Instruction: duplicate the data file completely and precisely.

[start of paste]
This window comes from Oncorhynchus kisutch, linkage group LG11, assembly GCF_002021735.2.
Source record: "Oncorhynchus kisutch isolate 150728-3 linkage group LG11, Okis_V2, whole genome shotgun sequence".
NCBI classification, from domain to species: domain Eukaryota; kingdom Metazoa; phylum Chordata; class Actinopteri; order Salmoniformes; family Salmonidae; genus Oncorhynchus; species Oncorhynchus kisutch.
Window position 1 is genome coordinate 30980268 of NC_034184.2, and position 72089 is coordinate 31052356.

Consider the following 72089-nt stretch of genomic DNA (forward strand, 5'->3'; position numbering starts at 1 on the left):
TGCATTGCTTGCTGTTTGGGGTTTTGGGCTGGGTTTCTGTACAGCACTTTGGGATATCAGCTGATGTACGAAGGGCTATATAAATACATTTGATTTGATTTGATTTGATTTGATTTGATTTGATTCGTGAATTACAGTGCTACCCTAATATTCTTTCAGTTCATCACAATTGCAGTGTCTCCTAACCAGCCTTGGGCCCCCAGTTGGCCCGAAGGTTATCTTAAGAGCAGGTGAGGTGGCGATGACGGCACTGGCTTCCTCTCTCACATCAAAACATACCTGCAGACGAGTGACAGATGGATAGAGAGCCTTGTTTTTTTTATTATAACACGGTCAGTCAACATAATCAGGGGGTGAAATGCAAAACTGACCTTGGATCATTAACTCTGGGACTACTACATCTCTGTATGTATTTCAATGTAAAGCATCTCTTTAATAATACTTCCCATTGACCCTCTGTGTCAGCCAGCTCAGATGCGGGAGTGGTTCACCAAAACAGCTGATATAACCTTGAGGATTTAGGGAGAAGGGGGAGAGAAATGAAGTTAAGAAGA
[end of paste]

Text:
This window comes from Oncorhynchus kisutch, linkage group LG11, assembly GCF_002021735.2.
Source record: "Oncorhynchus kisutch isolate 150728-3 linkage group LG11, Okis_V2, whole genome shotgun sequence".
NCBI classification, from domain to species: domain Eukaryota; kingdom Metazoa; phylum Chordata; class Actinopteri; order Salmoniformes; family Salmonidae; genus Oncorhynchus; species Oncorhynchus kisutch.
Window position 1 is genome coordinate 30980268 of NC_034184.2, and position 72089 is coordinate 31052356.

Consider the following 72089-nt stretch of genomic DNA (forward strand, 5'->3'; position numbering starts at 1 on the left):
TGCATTGCTTGCTGTTTGGGGTTTTGGGCTGGGTTTCTGTACAGCACTTTGGGATATCAGCTGATGTACGAAGGGCTATATAAATACATTTGATTTGATTTGATTTGATTTGATTTGATTTGATTCGTGAATTACAGTGCTACCCTAATATTCTTTCAGTTCATCACAATTGCAGTGTCTCCTAACCAGCCTTGGGCCCCCAGTTGGCCCGAAGGTTATCTTAAGAGCAGGTGAGGTGGCGATGACGGCACTGGCTTCCTCTCTCACATCAAAACATACCTGCAGACGAGTGACAGATGGATAGAGAGCCTTGTTTTTTTTATTATAACACGGTCAGTCAACATAATCAGGGGGTGAAATGCAAAACTGACCTTGGATCATTAACTCTGGGACTACTACATCTCTGTATGTATTTCAATGTAAAGCATCTCTTTAATAATACTTCCCATTGACCCTCTGTGTCAGCCAGCTCAGATGCGGGAGTGGTTCACCAAAACAGCTGATATAACCTTGAGGATTTAGGGAGAAGGGGGAGAGAAATGAAGTTAAGAAGA